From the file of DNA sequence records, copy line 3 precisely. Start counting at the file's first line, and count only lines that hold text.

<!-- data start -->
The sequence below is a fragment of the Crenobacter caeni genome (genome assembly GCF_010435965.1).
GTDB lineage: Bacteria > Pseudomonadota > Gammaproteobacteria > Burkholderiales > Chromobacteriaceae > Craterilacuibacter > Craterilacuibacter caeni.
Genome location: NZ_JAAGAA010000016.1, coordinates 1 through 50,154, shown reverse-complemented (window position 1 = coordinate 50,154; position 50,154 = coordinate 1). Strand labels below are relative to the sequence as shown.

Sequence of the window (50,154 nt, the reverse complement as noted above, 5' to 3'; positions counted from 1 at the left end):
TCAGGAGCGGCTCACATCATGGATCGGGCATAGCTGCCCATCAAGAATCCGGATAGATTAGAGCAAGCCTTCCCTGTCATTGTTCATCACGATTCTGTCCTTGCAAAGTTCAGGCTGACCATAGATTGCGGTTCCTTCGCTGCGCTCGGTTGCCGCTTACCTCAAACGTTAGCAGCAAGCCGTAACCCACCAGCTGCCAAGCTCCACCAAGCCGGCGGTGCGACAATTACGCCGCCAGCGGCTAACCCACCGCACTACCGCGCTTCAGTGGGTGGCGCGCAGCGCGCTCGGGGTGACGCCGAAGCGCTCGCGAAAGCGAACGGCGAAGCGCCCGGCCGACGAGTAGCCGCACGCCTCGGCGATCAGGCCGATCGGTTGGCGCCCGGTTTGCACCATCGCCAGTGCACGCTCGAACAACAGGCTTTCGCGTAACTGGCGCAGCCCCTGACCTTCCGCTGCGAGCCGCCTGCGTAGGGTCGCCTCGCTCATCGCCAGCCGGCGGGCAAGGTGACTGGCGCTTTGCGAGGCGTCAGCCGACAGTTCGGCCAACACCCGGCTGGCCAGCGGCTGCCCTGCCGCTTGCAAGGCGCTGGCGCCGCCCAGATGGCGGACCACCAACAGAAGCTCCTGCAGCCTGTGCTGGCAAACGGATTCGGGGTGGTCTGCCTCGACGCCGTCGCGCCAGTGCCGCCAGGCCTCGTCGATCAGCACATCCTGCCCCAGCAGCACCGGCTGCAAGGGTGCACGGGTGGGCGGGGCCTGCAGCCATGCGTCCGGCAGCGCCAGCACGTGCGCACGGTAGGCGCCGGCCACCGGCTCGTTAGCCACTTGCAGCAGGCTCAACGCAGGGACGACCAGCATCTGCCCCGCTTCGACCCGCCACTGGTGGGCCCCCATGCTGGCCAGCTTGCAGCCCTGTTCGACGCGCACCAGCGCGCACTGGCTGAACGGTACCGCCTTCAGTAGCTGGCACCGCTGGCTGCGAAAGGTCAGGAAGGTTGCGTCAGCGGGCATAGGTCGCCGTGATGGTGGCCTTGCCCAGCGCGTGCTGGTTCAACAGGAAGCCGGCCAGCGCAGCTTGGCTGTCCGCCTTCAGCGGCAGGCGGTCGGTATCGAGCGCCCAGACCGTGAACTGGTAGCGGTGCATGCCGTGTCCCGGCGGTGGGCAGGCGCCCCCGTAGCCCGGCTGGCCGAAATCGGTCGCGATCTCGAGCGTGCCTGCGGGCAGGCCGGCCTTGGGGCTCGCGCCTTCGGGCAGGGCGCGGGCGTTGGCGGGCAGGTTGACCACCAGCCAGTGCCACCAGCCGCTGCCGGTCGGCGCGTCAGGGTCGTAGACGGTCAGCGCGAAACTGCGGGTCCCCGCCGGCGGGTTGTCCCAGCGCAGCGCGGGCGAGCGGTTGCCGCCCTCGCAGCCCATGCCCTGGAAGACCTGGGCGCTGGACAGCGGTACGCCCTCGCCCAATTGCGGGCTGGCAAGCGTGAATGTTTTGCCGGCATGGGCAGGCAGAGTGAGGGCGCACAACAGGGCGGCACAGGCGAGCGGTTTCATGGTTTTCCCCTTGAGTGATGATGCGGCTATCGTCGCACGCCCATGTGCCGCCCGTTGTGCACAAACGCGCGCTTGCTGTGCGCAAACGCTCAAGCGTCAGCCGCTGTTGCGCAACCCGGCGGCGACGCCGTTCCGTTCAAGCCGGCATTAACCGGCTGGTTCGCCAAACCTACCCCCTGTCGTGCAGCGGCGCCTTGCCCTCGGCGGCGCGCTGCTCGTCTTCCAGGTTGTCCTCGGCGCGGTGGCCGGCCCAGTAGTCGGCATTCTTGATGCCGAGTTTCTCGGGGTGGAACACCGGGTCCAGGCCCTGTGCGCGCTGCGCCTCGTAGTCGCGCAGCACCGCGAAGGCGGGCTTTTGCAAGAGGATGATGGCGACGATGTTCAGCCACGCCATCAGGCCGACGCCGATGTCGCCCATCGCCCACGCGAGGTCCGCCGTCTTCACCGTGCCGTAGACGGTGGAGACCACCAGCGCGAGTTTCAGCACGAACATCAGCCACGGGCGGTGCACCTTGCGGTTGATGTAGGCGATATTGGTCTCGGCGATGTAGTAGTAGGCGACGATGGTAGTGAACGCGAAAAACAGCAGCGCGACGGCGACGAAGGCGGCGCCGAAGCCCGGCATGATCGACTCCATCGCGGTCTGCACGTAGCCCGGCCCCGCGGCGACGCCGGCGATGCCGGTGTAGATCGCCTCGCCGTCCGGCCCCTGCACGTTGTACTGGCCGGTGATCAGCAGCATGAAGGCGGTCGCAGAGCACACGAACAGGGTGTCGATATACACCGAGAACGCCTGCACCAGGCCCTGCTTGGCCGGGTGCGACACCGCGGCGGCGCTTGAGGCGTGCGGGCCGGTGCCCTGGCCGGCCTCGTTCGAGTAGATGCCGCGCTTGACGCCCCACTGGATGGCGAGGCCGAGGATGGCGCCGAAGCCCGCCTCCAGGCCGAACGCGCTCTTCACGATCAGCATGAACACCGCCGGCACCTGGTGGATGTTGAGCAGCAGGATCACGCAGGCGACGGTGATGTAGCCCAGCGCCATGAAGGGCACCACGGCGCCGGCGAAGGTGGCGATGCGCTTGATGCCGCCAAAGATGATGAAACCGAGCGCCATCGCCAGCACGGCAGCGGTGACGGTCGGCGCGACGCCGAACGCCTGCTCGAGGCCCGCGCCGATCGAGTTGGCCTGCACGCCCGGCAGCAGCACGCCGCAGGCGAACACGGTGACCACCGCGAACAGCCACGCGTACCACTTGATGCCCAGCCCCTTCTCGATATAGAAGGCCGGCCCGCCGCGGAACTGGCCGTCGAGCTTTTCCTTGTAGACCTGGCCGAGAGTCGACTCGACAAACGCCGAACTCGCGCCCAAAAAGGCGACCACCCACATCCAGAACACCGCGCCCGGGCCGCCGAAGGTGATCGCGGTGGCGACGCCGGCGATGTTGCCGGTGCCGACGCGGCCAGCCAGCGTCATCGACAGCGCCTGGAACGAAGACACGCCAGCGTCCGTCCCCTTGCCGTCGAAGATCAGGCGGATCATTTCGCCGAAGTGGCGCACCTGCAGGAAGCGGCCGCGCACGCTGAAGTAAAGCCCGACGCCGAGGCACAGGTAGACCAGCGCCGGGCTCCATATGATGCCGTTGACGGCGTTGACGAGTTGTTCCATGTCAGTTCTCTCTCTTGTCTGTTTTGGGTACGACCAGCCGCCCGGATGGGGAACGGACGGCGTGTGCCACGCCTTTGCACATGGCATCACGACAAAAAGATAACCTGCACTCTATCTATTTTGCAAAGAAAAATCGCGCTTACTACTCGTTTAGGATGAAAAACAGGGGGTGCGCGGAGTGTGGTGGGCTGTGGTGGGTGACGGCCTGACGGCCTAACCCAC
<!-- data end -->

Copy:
Genome location: NZ_JAAGAA010000016.1, coordinates 1 through 50,154, shown reverse-complemented (window position 1 = coordinate 50,154; position 50,154 = coordinate 1). Strand labels below are relative to the sequence as shown.